The share price of supermarket chain Wm Morrison has slid 1.1% despite a set of results that indicate the formerly troubled company’s turnaround is proving a success and shareholders being rewarded with a special dividend. It’s just a few years since the survival of Morrison’s was in significant doubt. Against that backdrop the Bradford-based grocer will have been delighted to report an 8.6% rise in pre-tax profit for the year ended 31st December 2018. Overall revenues also grew by 2.7% to £17.7 billion.
Like-for-like sales, minus fuel and VAT, were up 4.8% on 2017. The metric is used as an industry benchmark and can be considered to represent a strong sign of the supermarket’s return to health. The special dividend announced, 4p a share, adds to the 2p special dividend announced earlier in the year and will have pleased shareholders who remained loyal as the Morrison’s share price dropped to 214.7p last year from an August high of 266.8p. The total dividend for the year, including the ordinary dividend totalled 12.6p, a near 25% improvement on the previous year. That represents a 5.6% return on the current share price of 224.9p.
Over three years, Morrison’s has now succeeded in raising its dividend by a total of 150%, a fact highlighted by chief executive David Potts. Potts, formerly an executive at rivals Tesco, took over as CEO in March 2015 and can be largely credited with the successful turnaround. Commenting on progress and how it has been achieved, Potts stated:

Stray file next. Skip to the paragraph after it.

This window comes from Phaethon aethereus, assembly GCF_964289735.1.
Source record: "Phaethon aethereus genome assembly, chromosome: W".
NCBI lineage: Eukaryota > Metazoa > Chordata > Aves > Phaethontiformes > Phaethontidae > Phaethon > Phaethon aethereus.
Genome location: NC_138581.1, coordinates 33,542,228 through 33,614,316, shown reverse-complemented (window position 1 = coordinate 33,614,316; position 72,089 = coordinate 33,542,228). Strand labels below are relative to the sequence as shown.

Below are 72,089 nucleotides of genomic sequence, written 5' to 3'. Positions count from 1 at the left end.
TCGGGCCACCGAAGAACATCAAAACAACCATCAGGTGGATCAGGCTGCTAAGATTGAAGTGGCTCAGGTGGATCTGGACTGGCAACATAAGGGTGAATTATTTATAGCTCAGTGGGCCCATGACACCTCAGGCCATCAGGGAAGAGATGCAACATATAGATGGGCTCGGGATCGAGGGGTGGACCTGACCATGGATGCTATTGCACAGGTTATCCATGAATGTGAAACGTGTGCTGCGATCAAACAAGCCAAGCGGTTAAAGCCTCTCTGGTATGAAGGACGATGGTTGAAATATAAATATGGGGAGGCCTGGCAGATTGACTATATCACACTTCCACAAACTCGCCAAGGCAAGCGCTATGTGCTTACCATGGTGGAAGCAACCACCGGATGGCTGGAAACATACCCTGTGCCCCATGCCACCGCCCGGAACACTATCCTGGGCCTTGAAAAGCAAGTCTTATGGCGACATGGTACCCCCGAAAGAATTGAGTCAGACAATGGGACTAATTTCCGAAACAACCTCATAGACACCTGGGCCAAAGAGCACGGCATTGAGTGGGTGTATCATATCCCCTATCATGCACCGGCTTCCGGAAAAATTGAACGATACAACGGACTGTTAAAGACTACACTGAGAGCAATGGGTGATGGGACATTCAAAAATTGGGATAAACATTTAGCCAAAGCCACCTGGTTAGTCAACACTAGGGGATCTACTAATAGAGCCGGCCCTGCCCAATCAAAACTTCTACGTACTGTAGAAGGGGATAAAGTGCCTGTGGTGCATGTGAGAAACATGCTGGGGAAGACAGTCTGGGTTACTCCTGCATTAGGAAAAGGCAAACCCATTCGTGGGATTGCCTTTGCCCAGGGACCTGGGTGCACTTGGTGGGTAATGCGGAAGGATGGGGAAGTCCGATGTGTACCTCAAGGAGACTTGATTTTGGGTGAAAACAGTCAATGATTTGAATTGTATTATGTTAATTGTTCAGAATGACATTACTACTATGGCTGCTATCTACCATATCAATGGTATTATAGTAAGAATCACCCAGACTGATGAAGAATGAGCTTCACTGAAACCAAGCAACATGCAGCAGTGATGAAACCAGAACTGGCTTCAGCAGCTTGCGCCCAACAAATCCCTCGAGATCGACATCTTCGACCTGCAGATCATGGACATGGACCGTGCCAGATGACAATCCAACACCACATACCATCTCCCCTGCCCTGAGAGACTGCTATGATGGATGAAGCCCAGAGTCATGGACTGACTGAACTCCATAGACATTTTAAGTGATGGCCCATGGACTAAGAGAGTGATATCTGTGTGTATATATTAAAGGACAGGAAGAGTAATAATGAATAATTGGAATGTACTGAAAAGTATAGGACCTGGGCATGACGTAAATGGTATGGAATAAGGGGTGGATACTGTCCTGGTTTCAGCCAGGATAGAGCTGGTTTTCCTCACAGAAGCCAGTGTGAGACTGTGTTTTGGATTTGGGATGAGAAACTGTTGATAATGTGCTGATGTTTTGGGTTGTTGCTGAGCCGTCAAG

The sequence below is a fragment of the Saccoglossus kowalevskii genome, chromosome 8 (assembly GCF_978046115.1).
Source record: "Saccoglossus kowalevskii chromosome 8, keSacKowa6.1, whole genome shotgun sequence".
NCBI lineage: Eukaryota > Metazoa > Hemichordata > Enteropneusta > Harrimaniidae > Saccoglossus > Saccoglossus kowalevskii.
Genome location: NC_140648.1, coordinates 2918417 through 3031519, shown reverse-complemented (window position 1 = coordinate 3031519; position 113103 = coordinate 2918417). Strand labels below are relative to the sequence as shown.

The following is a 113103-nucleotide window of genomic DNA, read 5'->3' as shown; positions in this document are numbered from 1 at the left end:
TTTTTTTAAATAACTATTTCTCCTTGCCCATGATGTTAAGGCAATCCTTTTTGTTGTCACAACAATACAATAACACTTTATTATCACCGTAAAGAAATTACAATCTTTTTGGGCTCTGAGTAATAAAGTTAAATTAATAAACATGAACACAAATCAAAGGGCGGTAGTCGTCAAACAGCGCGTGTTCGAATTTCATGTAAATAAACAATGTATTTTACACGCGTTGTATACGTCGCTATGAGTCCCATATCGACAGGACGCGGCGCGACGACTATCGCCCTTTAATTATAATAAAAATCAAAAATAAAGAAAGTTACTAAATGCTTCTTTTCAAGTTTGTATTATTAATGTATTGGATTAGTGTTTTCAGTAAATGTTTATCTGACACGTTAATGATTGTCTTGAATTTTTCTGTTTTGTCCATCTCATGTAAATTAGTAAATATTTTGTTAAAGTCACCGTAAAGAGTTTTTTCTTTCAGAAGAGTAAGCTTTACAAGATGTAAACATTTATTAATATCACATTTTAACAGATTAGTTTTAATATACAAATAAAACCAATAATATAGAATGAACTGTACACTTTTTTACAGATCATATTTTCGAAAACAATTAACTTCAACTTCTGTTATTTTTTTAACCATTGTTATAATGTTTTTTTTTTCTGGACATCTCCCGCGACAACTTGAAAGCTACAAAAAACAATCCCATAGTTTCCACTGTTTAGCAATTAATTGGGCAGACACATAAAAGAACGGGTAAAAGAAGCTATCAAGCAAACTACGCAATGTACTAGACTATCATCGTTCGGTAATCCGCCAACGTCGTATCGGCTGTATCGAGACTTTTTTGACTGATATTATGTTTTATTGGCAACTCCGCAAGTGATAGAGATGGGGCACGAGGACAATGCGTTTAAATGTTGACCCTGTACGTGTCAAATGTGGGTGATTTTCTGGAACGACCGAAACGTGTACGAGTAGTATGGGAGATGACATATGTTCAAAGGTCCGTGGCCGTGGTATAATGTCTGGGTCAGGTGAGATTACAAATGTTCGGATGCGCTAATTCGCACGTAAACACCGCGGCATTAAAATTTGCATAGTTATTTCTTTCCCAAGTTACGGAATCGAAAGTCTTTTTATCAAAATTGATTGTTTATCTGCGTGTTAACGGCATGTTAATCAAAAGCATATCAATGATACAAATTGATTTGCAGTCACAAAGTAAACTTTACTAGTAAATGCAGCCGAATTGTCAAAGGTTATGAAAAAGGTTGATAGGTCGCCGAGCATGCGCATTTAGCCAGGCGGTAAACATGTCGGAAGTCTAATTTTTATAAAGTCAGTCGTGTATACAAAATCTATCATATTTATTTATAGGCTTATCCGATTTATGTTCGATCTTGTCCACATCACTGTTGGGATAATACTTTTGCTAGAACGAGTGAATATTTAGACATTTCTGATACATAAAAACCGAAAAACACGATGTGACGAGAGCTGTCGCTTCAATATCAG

“This turnaround is based on improving the shopping trip for customers, making Morrisons more popular and accessible, and our customers are noticing. Most pleasing of all was another big increase in customer satisfaction, now up a full 20 percentage points in the last four years, which is all down to the friendliness and expertise of our team of unique food makers and shopkeepers.”
Morrison’s development of its wholesale business, which has brought the Safeway brand back to life (Safeway was a chain of supermarkets and convenience stores acquired by Morrison’s in 2004 and rebranded), is a highlight of the Potts-inspired change in fortunes. £700 million is sales by the unit beat its 2018 target and, without putting a strict timeline on it, the CEO stated he expects turnover to surpass £1 billion ‘in due course’.
Progress towards that £1 billion milestone should be supported by the supply of an additional 300 McColls convenience stores later in the year.
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